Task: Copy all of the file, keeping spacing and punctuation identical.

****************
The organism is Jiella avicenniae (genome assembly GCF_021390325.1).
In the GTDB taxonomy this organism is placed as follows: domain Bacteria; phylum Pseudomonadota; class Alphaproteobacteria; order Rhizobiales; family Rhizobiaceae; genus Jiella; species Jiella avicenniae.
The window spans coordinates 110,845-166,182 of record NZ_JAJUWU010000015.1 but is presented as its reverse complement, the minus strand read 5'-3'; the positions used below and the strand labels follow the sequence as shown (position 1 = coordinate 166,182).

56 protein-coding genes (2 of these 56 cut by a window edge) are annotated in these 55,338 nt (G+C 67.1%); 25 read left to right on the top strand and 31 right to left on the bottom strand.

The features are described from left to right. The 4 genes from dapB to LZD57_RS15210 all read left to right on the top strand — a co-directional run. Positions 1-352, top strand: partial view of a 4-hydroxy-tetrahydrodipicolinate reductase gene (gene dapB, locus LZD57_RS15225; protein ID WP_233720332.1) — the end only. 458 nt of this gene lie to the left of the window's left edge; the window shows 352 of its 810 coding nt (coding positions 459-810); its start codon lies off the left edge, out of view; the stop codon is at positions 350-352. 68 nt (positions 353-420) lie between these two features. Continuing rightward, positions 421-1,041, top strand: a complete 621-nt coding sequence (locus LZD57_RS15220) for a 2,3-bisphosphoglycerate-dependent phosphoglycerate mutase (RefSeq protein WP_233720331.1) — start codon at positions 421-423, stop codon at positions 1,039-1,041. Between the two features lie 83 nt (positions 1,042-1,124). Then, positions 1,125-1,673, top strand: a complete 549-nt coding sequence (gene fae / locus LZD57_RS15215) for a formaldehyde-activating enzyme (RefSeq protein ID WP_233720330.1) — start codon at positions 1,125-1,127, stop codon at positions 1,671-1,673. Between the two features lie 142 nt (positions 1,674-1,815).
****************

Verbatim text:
The organism is Jiella avicenniae (genome assembly GCF_021390325.1).
In the GTDB taxonomy this organism is placed as follows: domain Bacteria; phylum Pseudomonadota; class Alphaproteobacteria; order Rhizobiales; family Rhizobiaceae; genus Jiella; species Jiella avicenniae.
The window spans coordinates 110,845-166,182 of record NZ_JAJUWU010000015.1 but is presented as its reverse complement, the minus strand read 5'-3'; the positions used below and the strand labels follow the sequence as shown (position 1 = coordinate 166,182).

56 protein-coding genes (2 of these 56 cut by a window edge) are annotated in these 55,338 nt (G+C 67.1%); 25 read left to right on the top strand and 31 right to left on the bottom strand.

The features are described from left to right. The 4 genes from dapB to LZD57_RS15210 all read left to right on the top strand — a co-directional run. Positions 1-352, top strand: partial view of a 4-hydroxy-tetrahydrodipicolinate reductase gene (gene dapB, locus LZD57_RS15225; protein ID WP_233720332.1) — the end only. 458 nt of this gene lie to the left of the window's left edge; the window shows 352 of its 810 coding nt (coding positions 459-810); its start codon lies off the left edge, out of view; the stop codon is at positions 350-352. 68 nt (positions 353-420) lie between these two features. Continuing rightward, positions 421-1,041, top strand: a complete 621-nt coding sequence (locus LZD57_RS15220) for a 2,3-bisphosphoglycerate-dependent phosphoglycerate mutase (RefSeq protein WP_233720331.1) — start codon at positions 421-423, stop codon at positions 1,039-1,041. Between the two features lie 83 nt (positions 1,042-1,124). Then, positions 1,125-1,673, top strand: a complete 549-nt coding sequence (gene fae / locus LZD57_RS15215) for a formaldehyde-activating enzyme (RefSeq protein ID WP_233720330.1) — start codon at positions 1,125-1,127, stop codon at positions 1,671-1,673. Between the two features lie 142 nt (positions 1,674-1,815).